(END VIDEOTAPE)

COOPER: And we're going to talk to a Navy commander shortly.

Jim Clancy joins us right now from Kuala Lumpur.

So have Malaysian authorities given any comment since early this morning, since this new information has come out that it wasn't actual data being sent to the satellite but rather a series of pings?

CLANCY: Well, they haven't made any direct comment yet this morning. Still very early here. But they're going to be pressed on this again.

CNN reported on Wednesday that a high-level air force source has told us that that radar track showed this plane heading out, making a sharp turn coming back across the coast of -- the peninsula of Malaysia and heading straight toward the Indian Ocean. That's on radar.

I'm not sure about all the talk about the data being sent back, but the radar record is clear, Anderson. And officials here have not disputed that. What they have said is they were waiting for the NTSB and the FAA to look at all of the radar records. They've got multiple radar stations that were tracking an unidentified aircraft on that flight path right after Flight 370 simply vanished into thin air -- Anderson. COOPER: Jim, stay with us because I want to bring more voices to bear on this conversation. Chief national security correspondent Jim Sciutto and Barbara Starr broke today's blockbuster news on those data pings.

Jim is with us tonight, so is Richard Quest, who recently spent time on a Malaysia Air 777 flight deck.

Jim, let's start with you. The shift west to searching the Indian Ocean, it's not just one clue, correct? But a compilation of multiple clues, correct?

JIM SCIUTTO, CNN CHIEF NATIONAL SECURITY CORRESPONDENT: That's my understanding. It is these pings, that's one. And we have some new information on the pings. The idea that they were not sending data about the engines but they were at least giving a location of that plane. And what analysts did is they looked at all the other planes in that area which had transponders on as planes would normally. This one does not.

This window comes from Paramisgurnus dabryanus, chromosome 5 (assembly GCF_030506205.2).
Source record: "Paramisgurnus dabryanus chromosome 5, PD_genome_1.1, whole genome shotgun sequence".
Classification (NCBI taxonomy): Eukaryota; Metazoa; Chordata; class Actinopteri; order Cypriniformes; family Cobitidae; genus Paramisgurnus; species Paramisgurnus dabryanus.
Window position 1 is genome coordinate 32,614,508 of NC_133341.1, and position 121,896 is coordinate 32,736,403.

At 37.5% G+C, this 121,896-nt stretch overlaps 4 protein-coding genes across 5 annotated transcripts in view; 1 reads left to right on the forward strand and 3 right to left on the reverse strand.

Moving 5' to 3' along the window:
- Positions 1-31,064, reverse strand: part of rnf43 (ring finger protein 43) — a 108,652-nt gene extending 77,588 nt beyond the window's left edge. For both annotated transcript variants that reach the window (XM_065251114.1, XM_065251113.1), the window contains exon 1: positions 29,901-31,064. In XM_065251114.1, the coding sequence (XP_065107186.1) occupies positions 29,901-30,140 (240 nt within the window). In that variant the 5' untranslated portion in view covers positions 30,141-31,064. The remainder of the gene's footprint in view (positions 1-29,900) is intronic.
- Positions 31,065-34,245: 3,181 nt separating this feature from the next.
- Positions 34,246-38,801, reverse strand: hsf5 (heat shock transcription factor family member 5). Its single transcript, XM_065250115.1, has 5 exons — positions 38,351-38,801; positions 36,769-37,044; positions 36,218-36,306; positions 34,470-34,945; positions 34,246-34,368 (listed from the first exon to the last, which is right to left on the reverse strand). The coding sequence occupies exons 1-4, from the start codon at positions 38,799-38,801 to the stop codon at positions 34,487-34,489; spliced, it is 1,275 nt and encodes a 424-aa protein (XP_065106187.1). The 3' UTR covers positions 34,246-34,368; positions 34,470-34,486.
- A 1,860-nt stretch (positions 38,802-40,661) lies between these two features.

And they determined that this plane had no corresponding transponder and therefore concluded that this must be the missing plane that had turned its transponder off.

But you talk about other clues. It's my understanding that they've pieced together several clues which makes them turn their direction to the west, to the Indian Ocean. The other one being the key information really that radar track that they've had from the Malaysian Air Force for some days now that showed the plane going north and then taking that southwesterly turn.

And remember, they've had time now over the last couple of days to further analyze that radar data. I've talked to experts. And they say that reading this radar data is more art than science. You got a lot of noise out there. And they analyze the pings from the radar. And they've gotten more confidence that that is tracking this particular plane. They combine that radar data with the pings that we're talking about now, satellite data, as well as a sense of the range that circle you're seeing now on the map based on the fuel in the fuel tanks of that plane. And that's where they get this -- where they get this search area.

You know, it was traveling southwest. It could have turned which would expand the search area. But as you say, exactly right, Anderson, it's a combination of clues that leads them in that direction.

COOPER: Richard, what do you make of these developments?

RICHARD QUEST, CNN AVIATION CORRESPONDENT: This is extraordinary. Nothing ever seen like this before. That search area, it looks horrendous.

COOPER: Yes.

QUEST: When you put it as one big circle. But of course, if they have got these pings they are following a series of not so much tracks but they can narrow it down. They are not going to be willy-nilly searching the entire spectrum of the Indian Ocean. They will have a much more defined area within that ocean of where they expect it to be.